Tax cuts bypass people in need and threaten vital services

| May 9, 2018

No sooner have we seen five minutes of budget sunshine then the Government has committed itself to seven years of income tax cuts. This is not a disciplined and responsible approach to budgeting.

There is a seven year plan for tax cuts, but where’s the seven year plan for reducing poverty among adults and children, guaranteeing growth funding for health care, and closing the gaps in essential services such as mental and dental health and affordable housing?

It is shameful that the Government has chosen to ignore the overwhelming consensus to help people on the lowest incomes, by increasing the woefully inadequate Newstart and student payments, as a matter of priority.

Instead the Government has chosen to give away personal income tax cuts for people including the highest income-earners in the country. The maximum benefits of the new tax offset ($11 a week) will go to people earning $48,000 to $90,000, not low income-earners.

Higher income earners will be the beneficiaries of lifting the $87K threshold to $90K taxable income. The lowest 40% of individuals by income will receive nothing or very little, up to $4 per week. This first stage of tax cuts alone will cost the budget $13 billion.

The seven year tax plan hands out increasingly generous tax cuts that will disproportionately benefit higher income-earners. These tax cuts, on top of the corporate tax cuts, will clearly deprive future governments of the revenue we need to guarantee essential services.

There are some welcome measures to stem tax avoidance, such as refusing tax deductions for vacant land, modest measures to tackle the use of trusts for tax avoidance purposes, and action to limit profit shifting by multinational corporations. Measures on the black economy are also welcome. However, these measures go nowhere near compensating for the lost revenue from the 7 year tax plan.

The planned tax cuts and the arbitrary revenue cap of 23.9% to GDP place us in a damaging fiscal straightjacket. Australia is already one of the lowest taxing countries in the OECD, and with tax cuts for years ahead, we clearly could not guarantee essential services and a decent safety net to meet community needs. Tax cuts risk extending user pays for essential services leading to greater out of pocket costs.

The increase of 14,000 home aged care packages is welcome, and starts to deal with a backlog of 100,000 packages. The focus on quality and transparency is also welcome. However, this aged care package highlights the yawning gaps that remain in essential services, and tonight’s announcement only begins to fill those gaps.

The $1B increase in hospitals funding is also welcome, but only restores funding cuts that would have otherwise commenced in 2020. Similarly, the Medicare rebate freeze is ending. We cannot afford to keep taking one step forward and another step back in health funding. Adequate growth funds must be guaranteed and a stronger revenue base is the only way to achieve this.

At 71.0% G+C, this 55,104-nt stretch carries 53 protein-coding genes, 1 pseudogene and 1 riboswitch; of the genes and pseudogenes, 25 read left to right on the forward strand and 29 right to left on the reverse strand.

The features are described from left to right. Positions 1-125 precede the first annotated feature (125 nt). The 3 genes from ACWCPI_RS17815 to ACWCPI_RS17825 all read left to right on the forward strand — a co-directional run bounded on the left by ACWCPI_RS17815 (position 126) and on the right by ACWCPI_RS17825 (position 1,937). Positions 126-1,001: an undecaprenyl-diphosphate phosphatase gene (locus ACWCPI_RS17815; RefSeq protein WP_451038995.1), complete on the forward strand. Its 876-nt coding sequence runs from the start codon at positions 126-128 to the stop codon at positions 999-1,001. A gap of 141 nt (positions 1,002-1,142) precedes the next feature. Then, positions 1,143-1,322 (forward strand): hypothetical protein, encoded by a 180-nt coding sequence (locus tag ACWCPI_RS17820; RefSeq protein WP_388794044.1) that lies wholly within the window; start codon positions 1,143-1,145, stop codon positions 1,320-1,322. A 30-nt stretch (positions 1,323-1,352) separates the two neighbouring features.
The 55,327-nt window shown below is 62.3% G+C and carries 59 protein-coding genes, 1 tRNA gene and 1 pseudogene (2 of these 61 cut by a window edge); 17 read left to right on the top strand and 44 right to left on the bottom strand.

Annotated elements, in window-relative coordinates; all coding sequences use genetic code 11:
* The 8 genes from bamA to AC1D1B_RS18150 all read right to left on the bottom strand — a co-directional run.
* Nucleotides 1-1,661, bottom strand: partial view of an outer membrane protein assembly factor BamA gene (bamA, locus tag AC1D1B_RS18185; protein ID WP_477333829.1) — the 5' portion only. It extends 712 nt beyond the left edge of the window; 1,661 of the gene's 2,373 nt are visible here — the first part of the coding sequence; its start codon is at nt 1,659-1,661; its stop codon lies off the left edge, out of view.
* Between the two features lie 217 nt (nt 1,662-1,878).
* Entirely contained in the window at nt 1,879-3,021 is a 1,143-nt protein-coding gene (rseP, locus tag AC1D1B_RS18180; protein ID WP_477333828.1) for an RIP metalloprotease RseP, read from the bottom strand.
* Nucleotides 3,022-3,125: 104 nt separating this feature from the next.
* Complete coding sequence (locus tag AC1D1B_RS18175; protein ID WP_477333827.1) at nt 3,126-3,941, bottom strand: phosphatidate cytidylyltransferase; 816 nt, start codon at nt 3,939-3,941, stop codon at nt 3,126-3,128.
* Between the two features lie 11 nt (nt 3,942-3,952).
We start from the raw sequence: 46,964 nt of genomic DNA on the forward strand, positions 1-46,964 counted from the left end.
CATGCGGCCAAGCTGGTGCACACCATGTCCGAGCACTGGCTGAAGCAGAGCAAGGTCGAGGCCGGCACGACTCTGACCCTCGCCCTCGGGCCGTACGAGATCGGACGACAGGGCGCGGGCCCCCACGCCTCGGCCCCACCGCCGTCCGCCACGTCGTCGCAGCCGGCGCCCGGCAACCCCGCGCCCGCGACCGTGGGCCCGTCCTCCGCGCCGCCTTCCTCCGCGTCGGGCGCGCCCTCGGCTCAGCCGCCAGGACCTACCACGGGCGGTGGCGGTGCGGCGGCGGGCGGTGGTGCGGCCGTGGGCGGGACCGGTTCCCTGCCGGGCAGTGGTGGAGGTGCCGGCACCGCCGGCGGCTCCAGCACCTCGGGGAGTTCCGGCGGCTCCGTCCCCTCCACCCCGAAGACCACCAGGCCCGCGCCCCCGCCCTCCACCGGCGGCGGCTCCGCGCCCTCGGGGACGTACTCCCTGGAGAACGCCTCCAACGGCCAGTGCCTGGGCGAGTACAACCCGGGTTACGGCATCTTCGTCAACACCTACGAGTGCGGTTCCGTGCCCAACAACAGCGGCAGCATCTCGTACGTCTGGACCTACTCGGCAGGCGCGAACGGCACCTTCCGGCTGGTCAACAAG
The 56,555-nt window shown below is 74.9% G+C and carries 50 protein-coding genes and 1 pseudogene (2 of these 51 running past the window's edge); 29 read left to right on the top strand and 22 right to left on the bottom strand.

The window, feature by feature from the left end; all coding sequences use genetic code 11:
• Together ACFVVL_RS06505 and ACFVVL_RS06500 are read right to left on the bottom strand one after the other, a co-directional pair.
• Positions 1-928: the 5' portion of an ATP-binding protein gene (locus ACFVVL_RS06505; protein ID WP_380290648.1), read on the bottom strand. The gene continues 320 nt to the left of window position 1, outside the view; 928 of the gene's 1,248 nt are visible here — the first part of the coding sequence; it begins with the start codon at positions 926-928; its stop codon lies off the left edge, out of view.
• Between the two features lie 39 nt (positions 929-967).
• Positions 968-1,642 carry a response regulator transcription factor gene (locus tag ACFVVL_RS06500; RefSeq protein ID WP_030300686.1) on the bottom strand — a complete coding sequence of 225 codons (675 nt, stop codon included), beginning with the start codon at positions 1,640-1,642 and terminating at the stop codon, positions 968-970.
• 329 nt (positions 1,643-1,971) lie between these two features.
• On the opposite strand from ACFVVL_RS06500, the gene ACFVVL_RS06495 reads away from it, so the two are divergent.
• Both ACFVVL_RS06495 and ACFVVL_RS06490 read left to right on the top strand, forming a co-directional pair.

Other more modest measures that we welcome include the remote housing funding for the Northern Territory ($550 million), a small boost mental health services and continuity of support services for some people not eligible for the NDIS ($92 million).

Commitments in education, including schools and early childhood funding, are also welcome but do not give the assurances we need that public schools and preschools will be adequately funded into the future.

The harshest change in this budget affects some of the most vulnerable people in the community: new migrants lacking paid work, who will be left without income support for the first four years. This is not the way to welcome people to this country and help them contribute to its future prosperity.

There are small changes to one of the harshest existing schemes, the Community Development Program for remote Indigenous communities, including a new wage subsidy scheme and slight reduction in the hours they need to work for their benefits, but the changes do not restore incomes to the thousands of people losing income support when they are penalised under this scheme, and some could make matters worse.

The proposal to deduct State Government fines from social security payments without their agreement is unnecessary, intrusive, and could leave many people homeless. The ball is in the States’ court to reform the system of court-ordered fines so that people are no longer imprisoned because they can’t afford to pay.

A responsible budget would strengthen the revenue base so that the government can do its job, especially to provide the essential services people need and protect people from poverty. Unfortunately this budget does the opposite, and the budget mistakes of the 2000s are being repeated.

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Cassandra Goldie

Cassandra Goldie has been ACOSS CEO since July 2010. With public policy expertise in economic and social issues, civil society, social justice and human rights, she has represented the interests of disadvantaged people in several national and international processes as well as in grassroots communities.